Book review: In Ascension, by Martin MacInnes

Taking its heroine from the depths of the ocean to the edge of the solar system, In Ascension is a book in which daring and execution are in perfect alignment, writes Stuart Kelly

Ambition is one virtue; accomplishment quite another. I was intrigued by the previous novels from Martin MacInnes – Infinite Ground and Gathering Evidence – and so there was more than an element of delight in reading his new book, in which daring and execution are in perfect alignment. I would sincerely hope to see it on various prize shortlists. In some ways, were you to take a scan of my brain and its obsessions, MacInnes could not have come up with something more designed to reel me in. In Ascension is about, among other things, cosmology, technology, theology, ecology, prebiotics, extra-terrestrial life and loneliness. Its cerebral acrobatics are in no way a sleight of hand to conceal a lack of human heart.

The novel opens in a broadly naturalistic manner. Leigh lives in Rotterdam, and we are given a sketch of her dysfunctional family. Her mother is an emotionally fragile woman who is happiest doing pure mathematics; her father is a frustrated architect who now works on flood controls. He is also emotionally volatile, and Leigh acts as a kind of lightning conductor to protect her younger (and possibly more liked) sister, Helena, from his temper. Her escape is swimming, which leads to a career in microbiology. All these pieces are placed with consideration and all come into play by the end: reticence, trying to hold back tides, substitution, forms of immersion.

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Her research career takes her at first to a scientific survey of a “black smoker”, a thermal vent, which may be deeper than the Marianas Trench. There are some humans making dives before the autonomous submersible goes down, and it soon becomes evident that the idea of examining the area to ensure that mining might be possible is a cover story. Whatever they encounter down there – and Leigh is intrigued by the idea that thermal vents were the origin of life on earth – has an effect on them all. There are strange lights in the water, and losses of consciousness. The captain tells her, somewhat cryptically, that “It’s a mistake to think of our origins, of all life’s origins, as belonging only to the past. It’s still there.” Then the narrative switches. Leigh has obtained some microbial archaea on the trip and is working on how to turn algae into a foodstuff. She is recruited by the Institute for Co-ordinated Research in Space, and believes that this is because her gene-spliced algae might be a sustainable resource. In addition, humanity now has the ability to travel further in the solar system – not Starship Enterprise style, but far enough – and her experience with the marine depths implies a plan to mine Saturn’s moons. A cover story again. She is going beyond the Earth, but not to Saturn. She and two others are going beyond the Kuiper Belt, where another something inexplicable has been discovered.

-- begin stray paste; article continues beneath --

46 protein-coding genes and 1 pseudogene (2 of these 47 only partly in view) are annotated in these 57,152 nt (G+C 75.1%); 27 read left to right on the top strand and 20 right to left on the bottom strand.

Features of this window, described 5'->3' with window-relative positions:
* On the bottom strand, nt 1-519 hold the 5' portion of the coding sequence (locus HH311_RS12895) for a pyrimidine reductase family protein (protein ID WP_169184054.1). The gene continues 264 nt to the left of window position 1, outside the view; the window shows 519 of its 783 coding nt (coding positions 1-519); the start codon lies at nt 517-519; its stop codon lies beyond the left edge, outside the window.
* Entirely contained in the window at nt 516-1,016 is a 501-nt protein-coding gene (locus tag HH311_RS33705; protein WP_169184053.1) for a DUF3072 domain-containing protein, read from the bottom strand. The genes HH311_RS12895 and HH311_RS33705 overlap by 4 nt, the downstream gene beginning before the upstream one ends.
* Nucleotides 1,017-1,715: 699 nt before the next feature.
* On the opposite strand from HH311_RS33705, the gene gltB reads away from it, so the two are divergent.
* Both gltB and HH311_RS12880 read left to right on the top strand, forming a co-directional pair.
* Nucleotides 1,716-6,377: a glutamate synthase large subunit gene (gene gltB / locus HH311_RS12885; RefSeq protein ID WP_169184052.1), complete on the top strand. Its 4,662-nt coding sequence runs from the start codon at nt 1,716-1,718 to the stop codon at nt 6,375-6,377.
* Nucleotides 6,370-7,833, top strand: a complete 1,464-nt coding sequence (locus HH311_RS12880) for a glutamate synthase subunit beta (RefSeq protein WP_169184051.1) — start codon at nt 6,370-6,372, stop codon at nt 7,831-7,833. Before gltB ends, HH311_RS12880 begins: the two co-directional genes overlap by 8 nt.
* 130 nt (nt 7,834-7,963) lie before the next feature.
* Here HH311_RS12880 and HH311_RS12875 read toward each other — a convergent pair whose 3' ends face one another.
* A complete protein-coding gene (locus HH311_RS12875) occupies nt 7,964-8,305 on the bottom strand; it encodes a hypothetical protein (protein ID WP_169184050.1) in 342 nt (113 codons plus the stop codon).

Martin MacInnesMartin MacInnes
Martin MacInnes

Some of the best parts of the book are about boredom. The training, the actual travelling, turn out to be beset by ennui rather than intergalactic threats, and MacInnes does lassitude, tiredness and meaninglessness very well indeed. Although the novel plays with genres – thriller, speculative, mystery – it is far more existentialist. The scenes with the astronauts having to communicate with their earth-based therapists are tingling with excruciation. Even the minutiae of ensuring that the ship is clinically pristine are done with wryness – I never thought I would read a novel in which the procedures surrounding a trip to the smallest room could be done so exquisitely. The scene where Leigh’s boss takes her to a radio telescope and a conversation emerges about its similarity to a cathedral, is aching. We look to the skies and receive no obvious answers.

The novel’s intellectual daring is formidable. It addresses the Fermi Paradox – if the universe is teeming with life, why can’t we find evidence of it – and in some ways winks at CS Lewis’s Out Of The Silent Planet, which explains it as Earth being basically in quarantine because of our uselessness and wickedness. But it does more. Structurally, In Ascension resembles an ouroboros, or a Klein Bottle, eating itself – I might even describe it as Eine Klein’sche-Flasche Nachtmusik, since darkness is such a theme, from the almost Hadean oceanic depths to the Sun diminishing as they head beyond Pluto. The novel’s paradox, in beginning in earnest by going down only to go beyond, comes full circle, and even then does not end. Helena makes a surprise reappearance because the spaceship is supposed to splash down – you’ve guessed it – near Ascension Island. In an age where egomaniacal technocrats are increasingly eyeing up places beyond Earth as real estate or bunkers, there is an affirmative message here about the goodness of staying at home and caring for home. On the first page, Leigh reminisces about pre-War photographs of Rotterdam – “from the remaining buildings to the figures caught walking between them” which “indicated that the world was still growing, still in a state of creation”. It is a brave move to hide a manifesto at the outset. This is fiction which is both stellar and grounded; an exemplar of what the novel alone can still do.

In Ascension, by Martin MacInnes, Atlantic Books, £16.99

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